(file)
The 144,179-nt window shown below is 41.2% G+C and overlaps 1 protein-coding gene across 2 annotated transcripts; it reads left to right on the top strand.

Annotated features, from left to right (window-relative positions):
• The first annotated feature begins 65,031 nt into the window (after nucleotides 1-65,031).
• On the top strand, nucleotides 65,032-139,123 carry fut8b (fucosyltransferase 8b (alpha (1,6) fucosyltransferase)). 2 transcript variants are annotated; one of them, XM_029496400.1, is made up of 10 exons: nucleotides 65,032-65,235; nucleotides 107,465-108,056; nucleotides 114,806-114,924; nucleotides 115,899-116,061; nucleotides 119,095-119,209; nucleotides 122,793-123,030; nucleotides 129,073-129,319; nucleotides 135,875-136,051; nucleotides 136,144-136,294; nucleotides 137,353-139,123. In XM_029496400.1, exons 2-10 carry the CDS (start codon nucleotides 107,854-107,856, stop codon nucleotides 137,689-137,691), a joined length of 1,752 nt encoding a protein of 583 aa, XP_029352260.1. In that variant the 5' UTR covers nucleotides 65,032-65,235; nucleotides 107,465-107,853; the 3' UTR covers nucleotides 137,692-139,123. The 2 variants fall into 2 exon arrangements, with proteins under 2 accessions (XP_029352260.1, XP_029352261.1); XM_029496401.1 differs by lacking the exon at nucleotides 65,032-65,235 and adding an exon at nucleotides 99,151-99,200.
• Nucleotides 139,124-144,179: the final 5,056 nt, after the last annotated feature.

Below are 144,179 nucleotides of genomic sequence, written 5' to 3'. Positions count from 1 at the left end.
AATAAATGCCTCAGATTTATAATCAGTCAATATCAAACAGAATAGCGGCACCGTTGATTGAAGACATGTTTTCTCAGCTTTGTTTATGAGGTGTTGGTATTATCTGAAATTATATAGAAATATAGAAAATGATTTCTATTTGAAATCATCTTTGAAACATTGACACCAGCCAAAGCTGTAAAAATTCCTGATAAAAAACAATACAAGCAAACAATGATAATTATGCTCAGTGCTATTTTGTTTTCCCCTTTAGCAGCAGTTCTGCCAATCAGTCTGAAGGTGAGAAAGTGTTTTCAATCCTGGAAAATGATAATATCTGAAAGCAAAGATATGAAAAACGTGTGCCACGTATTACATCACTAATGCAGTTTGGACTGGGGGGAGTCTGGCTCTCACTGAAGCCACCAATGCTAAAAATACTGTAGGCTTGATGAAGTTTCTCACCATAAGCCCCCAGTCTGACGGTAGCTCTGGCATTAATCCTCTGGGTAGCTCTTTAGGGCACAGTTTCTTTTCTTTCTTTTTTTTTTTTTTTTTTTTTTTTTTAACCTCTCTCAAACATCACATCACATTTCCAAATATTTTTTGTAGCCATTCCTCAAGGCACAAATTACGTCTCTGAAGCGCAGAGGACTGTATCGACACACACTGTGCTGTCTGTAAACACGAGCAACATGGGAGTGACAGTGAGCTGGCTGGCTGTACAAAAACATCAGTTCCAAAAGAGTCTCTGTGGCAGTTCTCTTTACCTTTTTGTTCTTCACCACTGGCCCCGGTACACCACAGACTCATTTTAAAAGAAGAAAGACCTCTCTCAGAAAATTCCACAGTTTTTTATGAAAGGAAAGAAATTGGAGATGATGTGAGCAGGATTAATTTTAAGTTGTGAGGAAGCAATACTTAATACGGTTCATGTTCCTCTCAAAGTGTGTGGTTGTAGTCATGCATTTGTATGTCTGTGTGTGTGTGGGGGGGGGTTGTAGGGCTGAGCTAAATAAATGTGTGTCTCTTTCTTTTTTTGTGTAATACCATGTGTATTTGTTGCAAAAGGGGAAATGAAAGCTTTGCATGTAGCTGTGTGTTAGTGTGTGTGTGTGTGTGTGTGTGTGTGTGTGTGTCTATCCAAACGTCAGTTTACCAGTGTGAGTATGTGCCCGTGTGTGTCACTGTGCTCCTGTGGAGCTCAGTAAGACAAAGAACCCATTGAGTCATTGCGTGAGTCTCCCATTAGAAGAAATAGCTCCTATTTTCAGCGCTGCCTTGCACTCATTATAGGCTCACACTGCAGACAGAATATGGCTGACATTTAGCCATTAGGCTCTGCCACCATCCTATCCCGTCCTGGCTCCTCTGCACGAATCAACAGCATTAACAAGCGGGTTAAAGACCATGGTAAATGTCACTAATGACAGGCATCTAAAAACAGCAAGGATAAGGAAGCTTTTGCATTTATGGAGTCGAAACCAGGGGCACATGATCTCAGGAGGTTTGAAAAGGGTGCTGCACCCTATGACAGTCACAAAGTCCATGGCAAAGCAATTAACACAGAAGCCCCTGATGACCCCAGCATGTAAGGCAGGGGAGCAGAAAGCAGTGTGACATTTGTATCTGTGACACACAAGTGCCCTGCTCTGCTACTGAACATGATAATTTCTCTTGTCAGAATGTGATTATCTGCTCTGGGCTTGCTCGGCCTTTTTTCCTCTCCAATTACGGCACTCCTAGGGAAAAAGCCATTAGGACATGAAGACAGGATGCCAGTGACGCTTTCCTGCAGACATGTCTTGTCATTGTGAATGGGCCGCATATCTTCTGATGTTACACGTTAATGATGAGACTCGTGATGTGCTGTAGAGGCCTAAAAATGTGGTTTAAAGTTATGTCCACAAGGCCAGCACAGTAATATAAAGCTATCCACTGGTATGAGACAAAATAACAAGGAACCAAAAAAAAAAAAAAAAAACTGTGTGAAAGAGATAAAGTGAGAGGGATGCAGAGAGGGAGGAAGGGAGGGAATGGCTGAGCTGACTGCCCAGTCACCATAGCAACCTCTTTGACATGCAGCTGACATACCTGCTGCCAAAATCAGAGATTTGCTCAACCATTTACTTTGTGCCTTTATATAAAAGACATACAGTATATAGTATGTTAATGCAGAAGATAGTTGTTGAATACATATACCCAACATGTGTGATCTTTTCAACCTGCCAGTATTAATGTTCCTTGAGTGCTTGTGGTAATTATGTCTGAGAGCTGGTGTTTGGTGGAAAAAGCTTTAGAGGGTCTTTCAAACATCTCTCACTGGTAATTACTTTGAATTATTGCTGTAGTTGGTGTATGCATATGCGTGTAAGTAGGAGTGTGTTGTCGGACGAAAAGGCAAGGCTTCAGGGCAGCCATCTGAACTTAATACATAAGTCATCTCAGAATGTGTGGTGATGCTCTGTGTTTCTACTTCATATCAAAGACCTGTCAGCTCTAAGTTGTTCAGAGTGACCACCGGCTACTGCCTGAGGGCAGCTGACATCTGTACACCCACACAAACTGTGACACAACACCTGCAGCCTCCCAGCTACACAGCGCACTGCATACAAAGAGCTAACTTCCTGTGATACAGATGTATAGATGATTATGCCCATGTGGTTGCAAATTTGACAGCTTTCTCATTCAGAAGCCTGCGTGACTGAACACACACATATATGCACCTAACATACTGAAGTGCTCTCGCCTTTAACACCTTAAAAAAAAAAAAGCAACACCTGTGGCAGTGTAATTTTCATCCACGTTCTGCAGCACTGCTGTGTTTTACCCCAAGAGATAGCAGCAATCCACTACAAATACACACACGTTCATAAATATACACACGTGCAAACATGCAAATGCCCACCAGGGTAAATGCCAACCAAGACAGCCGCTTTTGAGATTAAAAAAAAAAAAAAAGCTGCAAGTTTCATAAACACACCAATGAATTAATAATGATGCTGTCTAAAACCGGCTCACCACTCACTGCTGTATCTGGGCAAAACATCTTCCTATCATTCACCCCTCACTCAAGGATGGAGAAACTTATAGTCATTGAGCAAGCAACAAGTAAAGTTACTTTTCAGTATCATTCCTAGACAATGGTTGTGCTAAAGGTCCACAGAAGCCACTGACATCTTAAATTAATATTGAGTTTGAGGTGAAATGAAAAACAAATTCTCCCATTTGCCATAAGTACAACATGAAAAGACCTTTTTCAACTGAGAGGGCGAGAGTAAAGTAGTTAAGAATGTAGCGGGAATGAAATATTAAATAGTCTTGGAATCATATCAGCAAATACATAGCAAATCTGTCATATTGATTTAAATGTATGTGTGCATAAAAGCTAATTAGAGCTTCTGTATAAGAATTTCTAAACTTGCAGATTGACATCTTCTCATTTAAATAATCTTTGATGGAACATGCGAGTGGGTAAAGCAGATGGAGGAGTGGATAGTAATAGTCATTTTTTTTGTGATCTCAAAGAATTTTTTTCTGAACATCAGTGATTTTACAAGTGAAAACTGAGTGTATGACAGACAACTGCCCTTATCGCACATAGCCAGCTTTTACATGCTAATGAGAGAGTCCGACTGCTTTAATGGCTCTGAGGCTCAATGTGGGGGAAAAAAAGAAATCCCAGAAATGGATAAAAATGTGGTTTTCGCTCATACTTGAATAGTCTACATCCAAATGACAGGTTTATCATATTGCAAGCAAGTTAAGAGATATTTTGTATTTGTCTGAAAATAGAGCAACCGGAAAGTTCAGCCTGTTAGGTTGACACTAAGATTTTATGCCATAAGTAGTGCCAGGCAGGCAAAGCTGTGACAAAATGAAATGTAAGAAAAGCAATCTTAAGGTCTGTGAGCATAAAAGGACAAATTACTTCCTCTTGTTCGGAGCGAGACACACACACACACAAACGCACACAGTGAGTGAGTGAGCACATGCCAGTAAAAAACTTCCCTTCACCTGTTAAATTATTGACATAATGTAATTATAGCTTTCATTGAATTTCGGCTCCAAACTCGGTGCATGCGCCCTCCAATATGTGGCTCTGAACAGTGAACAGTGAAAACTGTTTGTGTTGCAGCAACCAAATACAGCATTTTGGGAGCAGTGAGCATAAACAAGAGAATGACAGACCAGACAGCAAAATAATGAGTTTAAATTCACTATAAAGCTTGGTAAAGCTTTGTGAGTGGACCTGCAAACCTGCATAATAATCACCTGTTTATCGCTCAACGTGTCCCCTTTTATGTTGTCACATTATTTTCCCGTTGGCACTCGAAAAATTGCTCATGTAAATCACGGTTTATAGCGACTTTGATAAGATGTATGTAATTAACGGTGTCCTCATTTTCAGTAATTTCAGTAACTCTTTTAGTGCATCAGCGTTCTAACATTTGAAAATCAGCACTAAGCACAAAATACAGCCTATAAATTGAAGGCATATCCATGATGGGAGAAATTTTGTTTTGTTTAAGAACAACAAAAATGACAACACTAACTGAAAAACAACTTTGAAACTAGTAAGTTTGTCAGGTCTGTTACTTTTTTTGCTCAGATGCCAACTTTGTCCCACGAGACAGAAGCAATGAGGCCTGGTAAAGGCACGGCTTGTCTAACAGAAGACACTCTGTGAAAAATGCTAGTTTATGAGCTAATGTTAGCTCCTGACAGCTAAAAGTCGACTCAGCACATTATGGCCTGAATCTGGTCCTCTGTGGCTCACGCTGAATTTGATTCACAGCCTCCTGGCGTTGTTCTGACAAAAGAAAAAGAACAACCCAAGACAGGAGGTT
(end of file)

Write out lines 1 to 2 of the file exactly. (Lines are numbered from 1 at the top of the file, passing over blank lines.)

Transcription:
The 144,179-nt window shown below is 41.2% G+C and overlaps 1 protein-coding gene across 2 annotated transcripts; it reads left to right on the top strand.

Annotated features, from left to right (window-relative positions):